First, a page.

CMA = Actual concentration of the upscale calibration gas, ppmv.

CO = Average of the initial and final system calibration bias check responses from the low-level (or zero) calibration gas, ppmv.

COA = Actual concentration of the low-level calibration gas, ppmv.

CS = Measured concentration of the system performance gas when introduced in system calibration mode, ppmv H2 S.

CV = Manufacturer certified concentration of a calibration gas (low, mid, or high), ppmv SO2.

CSO2 = Unadjusted sample SO2 concentration, ppmv.

CTRS = Total reduced sulfur concentration corrected for system performance, ppmv.

DF = Dilution system (if used) dilution factor, dimensionless.

SP = System performance, percent.

12.2 Analyzer Calibration Error. Use Equation 16C-1 to calculate the analyzer calibration error for the low-, mid-, and high-level calibration gases.

12.3 System Performance Check. Use Equation 16C-2 to calculate the system performance.

12.4 Calibration Drift. Use Equation 16C-3 to calculate the calibration drift at a single concentration level after a run or series of runs (not to exceed a 24-hr period) from initial calibration. Compare the single-level calibration gas error (ACEn) to the original error obtained for that gas in the initial analyzer calibration error test (ACEi).

12.5 TRS Concentration as SO2. For each sample or test run, calculate the arithmetic average of SO2 concentration values (e.g., 1-minute averages). Then calculate the sample TRS concentration by adjusting the average value of CSO2 for system performance using Equation 16C-4a if you use a non-zero gas as your low-level calibration gas, or Equation 16C-4b if you use a zero gas as your low-level calibration gas.

13.0 Method Performance

13.1 Analyzer Calibration Error. At each calibration gas level (low, mid, and high), the calibration error must either not exceed 5.0 percent of the calibration gas concentration or |CDir−Cv| must be ≤0.5 ppmv.

13.2 System Performance. Each system performance check must not deviate from the system performance gas concentration by more than 20 percent. Alternatively, the results are acceptable if |Cs−CH2S| is ≤0.5 ppmv.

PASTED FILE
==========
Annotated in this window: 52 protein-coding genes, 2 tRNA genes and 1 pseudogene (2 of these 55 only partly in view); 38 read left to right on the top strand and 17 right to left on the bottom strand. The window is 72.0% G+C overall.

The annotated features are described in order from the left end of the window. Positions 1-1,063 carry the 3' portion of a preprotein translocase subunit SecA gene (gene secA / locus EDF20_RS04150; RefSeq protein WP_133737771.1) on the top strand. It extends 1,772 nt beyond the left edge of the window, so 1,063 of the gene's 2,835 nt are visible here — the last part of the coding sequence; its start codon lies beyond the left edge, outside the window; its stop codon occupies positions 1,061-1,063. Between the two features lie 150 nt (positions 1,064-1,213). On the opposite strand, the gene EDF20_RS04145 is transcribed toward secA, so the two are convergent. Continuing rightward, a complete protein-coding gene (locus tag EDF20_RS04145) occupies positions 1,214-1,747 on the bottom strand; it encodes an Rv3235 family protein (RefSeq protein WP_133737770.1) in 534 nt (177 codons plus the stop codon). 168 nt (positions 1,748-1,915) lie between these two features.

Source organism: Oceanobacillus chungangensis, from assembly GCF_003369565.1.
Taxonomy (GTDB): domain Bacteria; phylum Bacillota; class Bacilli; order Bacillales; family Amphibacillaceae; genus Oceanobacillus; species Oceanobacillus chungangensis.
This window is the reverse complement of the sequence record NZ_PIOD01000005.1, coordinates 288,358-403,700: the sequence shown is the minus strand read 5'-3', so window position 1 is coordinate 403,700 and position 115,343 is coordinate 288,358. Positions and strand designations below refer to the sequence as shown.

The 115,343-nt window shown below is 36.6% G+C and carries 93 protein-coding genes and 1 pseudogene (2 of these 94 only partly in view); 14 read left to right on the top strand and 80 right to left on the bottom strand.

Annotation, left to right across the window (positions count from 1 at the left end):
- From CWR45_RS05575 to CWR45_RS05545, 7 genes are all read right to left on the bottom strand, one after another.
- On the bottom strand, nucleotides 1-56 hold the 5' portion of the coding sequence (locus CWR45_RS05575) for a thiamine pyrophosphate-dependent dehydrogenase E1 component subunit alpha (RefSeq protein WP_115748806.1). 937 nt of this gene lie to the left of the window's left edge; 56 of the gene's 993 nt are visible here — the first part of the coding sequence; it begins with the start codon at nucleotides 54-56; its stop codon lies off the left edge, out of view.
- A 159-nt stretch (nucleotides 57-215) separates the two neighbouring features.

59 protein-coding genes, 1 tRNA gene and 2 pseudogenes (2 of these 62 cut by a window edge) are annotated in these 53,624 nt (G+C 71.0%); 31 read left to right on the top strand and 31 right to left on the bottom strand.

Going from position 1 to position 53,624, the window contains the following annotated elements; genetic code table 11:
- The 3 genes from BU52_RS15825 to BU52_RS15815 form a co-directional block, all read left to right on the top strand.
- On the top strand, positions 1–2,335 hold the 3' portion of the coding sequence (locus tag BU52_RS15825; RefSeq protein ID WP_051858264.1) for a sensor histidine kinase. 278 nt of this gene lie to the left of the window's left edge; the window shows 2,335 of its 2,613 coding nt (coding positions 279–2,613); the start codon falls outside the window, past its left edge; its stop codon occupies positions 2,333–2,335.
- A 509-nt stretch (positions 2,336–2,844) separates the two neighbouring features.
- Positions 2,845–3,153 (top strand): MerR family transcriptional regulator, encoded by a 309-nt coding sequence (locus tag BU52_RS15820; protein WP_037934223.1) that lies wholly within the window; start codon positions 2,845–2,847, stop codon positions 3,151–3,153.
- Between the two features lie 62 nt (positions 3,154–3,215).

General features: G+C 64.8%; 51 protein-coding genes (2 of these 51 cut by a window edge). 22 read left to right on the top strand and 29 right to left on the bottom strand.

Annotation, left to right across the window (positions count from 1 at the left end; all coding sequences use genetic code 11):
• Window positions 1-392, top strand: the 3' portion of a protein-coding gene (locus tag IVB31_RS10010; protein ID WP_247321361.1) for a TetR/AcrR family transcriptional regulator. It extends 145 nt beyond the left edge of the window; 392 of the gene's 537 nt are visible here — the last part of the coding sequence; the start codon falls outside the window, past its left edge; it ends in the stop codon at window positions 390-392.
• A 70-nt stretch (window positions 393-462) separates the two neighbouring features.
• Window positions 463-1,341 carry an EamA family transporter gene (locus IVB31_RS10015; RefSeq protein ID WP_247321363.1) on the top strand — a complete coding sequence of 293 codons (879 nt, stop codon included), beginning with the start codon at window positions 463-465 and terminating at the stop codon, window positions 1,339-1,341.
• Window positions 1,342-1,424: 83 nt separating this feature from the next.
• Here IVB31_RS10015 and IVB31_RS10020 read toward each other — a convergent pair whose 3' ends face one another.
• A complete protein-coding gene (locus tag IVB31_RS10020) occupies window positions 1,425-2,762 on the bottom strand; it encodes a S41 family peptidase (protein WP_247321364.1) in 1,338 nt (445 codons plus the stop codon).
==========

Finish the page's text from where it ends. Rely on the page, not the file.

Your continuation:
13.3 Calibration Drift. The calibration drift at the end of any run or series of runs within a 24-hour period must not differ by more than 3.0 percent from the original ACE at the test concentration level or |ACEi−ACEn| must not exceed 0.5 ppmv.

13.4 Interference Check. For the analyzer, the total interference response (i.e., the sum of the interference responses of all tested gaseous components) must not be greater than 2.5 percent of the calibration span. Any interference is also acceptable if the sum of the responses does not exceed 0.5 ppmv for a calibration span of 5 to 10 ppmv, or 0.2 ppmv for a calibration span <5 ppmv.

14.0 Pollution Prevention [Reserved]

15.0 Waste Management [Reserved]

16.0 References

1. The references are the same as in Section 16.0 of Method 16, Section 17.0 of Method 16A, and Section 17.0 of Method 6C.

2. National Council of the Paper Industry for Air and Stream Improvement, Inc,. A Study of TRS Measurement Methods. Technical Bulletin No. 434. New York, NY. May 1984. 12p.

3. Margeson, J.H., J.E. Knoll, and M.R. Midgett. A Manual Method for TRS Determination. Draft available from the authors. Source Branch, Quality Assurance Division, U.S. Environmental Protection Agency, Research Triangle Park, NC 27711.

17.0 Tables, Diagrams, Flowcharts, and Validation Data [Reserved]

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[FR Doc. 2012-18513 Filed 7-27-12; 8:45 am]